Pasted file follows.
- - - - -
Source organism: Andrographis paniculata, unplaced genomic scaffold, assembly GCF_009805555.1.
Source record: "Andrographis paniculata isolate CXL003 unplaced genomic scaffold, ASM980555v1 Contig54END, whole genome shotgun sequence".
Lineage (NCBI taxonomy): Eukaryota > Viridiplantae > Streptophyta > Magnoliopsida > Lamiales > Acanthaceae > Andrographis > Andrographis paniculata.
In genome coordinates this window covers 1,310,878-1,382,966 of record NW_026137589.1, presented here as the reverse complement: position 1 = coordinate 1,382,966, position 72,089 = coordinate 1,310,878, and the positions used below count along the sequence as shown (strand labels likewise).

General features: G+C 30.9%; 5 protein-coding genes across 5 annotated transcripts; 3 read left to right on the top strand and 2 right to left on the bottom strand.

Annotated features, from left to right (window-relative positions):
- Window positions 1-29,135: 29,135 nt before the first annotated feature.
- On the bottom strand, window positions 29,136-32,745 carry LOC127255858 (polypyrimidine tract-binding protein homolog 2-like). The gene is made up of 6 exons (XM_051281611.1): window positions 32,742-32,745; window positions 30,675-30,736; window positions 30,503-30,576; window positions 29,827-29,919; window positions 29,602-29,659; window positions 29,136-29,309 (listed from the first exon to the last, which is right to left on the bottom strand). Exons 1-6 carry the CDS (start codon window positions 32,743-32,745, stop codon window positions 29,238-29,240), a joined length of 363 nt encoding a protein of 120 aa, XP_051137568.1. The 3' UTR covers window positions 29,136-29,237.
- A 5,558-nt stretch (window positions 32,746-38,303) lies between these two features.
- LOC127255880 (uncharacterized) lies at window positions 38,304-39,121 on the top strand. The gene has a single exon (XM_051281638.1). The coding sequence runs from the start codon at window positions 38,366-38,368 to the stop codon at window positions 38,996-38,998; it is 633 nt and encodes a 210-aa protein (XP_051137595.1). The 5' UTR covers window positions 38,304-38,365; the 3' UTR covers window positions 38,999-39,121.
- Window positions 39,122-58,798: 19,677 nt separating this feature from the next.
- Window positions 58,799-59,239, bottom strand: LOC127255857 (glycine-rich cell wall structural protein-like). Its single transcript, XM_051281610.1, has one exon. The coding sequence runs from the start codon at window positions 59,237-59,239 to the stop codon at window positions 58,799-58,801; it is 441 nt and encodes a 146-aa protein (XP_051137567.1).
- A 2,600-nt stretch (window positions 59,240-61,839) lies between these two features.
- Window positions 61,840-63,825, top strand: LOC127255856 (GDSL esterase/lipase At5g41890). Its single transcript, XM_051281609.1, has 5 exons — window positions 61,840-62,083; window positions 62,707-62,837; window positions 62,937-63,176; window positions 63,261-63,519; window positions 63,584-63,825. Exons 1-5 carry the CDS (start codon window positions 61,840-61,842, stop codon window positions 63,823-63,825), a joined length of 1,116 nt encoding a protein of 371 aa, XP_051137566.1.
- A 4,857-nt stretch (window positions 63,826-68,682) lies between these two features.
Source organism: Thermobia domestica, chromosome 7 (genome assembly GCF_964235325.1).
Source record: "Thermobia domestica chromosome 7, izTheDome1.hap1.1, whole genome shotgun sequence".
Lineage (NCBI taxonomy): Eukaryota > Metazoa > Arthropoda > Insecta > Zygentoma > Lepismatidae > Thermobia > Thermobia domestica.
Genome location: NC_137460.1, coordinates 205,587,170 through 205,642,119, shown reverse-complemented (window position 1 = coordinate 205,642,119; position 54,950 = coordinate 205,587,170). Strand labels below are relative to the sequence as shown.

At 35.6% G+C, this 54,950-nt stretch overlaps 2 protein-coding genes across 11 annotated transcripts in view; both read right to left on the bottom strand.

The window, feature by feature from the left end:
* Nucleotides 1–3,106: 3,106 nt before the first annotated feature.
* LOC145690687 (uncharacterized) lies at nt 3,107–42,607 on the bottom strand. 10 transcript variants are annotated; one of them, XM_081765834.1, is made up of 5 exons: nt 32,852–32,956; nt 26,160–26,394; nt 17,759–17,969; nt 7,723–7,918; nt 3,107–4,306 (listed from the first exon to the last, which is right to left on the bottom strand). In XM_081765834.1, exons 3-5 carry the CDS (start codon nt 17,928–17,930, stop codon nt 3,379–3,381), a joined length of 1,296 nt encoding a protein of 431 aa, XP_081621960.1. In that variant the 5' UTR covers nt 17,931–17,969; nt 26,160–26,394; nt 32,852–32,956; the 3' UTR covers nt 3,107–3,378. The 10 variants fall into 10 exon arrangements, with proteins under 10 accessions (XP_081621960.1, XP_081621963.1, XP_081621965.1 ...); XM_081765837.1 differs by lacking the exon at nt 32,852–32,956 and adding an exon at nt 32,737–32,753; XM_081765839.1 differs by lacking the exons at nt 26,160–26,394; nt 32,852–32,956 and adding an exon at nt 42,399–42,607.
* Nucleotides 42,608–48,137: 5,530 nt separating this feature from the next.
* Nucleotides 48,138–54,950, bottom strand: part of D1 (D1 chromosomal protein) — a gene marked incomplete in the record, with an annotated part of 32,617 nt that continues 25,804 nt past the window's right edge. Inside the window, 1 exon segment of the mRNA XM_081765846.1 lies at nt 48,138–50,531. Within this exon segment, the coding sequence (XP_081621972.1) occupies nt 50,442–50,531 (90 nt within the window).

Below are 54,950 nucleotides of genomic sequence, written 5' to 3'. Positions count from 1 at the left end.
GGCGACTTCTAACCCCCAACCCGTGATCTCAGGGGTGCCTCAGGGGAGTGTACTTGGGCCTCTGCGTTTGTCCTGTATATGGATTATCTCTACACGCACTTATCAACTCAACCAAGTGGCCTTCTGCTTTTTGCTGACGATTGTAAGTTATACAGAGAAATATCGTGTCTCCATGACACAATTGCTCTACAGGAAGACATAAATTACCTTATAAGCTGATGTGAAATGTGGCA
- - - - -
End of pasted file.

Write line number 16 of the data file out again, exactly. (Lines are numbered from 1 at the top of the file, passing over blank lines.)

Source organism: Thermobia domestica, chromosome 7 (genome assembly GCF_964235325.1).